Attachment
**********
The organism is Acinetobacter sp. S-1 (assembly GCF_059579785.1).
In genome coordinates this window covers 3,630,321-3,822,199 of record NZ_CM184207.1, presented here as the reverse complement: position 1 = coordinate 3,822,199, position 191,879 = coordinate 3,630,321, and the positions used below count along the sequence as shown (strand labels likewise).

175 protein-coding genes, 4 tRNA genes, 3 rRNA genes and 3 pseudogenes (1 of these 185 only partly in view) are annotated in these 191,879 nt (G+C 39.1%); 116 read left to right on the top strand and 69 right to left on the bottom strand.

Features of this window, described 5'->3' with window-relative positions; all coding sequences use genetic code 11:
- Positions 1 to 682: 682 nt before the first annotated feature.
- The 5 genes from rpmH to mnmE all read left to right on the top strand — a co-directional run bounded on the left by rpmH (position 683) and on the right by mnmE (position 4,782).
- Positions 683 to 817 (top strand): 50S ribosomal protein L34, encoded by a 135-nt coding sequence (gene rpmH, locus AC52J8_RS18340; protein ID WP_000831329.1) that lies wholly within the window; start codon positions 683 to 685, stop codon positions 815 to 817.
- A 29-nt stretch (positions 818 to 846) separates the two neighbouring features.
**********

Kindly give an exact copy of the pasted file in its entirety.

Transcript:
The organism is Acinetobacter sp. S-1 (assembly GCF_059579785.1).
In genome coordinates this window covers 3,630,321-3,822,199 of record NZ_CM184207.1, presented here as the reverse complement: position 1 = coordinate 3,822,199, position 191,879 = coordinate 3,630,321, and the positions used below count along the sequence as shown (strand labels likewise).

175 protein-coding genes, 4 tRNA genes, 3 rRNA genes and 3 pseudogenes (1 of these 185 only partly in view) are annotated in these 191,879 nt (G+C 39.1%); 116 read left to right on the top strand and 69 right to left on the bottom strand.

Features of this window, described 5'->3' with window-relative positions; all coding sequences use genetic code 11:
- Positions 1 to 682: 682 nt before the first annotated feature.
- The 5 genes from rpmH to mnmE all read left to right on the top strand — a co-directional run bounded on the left by rpmH (position 683) and on the right by mnmE (position 4,782).
- Positions 683 to 817 (top strand): 50S ribosomal protein L34, encoded by a 135-nt coding sequence (gene rpmH, locus AC52J8_RS18340; protein ID WP_000831329.1) that lies wholly within the window; start codon positions 683 to 685, stop codon positions 815 to 817.
- A 29-nt stretch (positions 818 to 846) separates the two neighbouring features.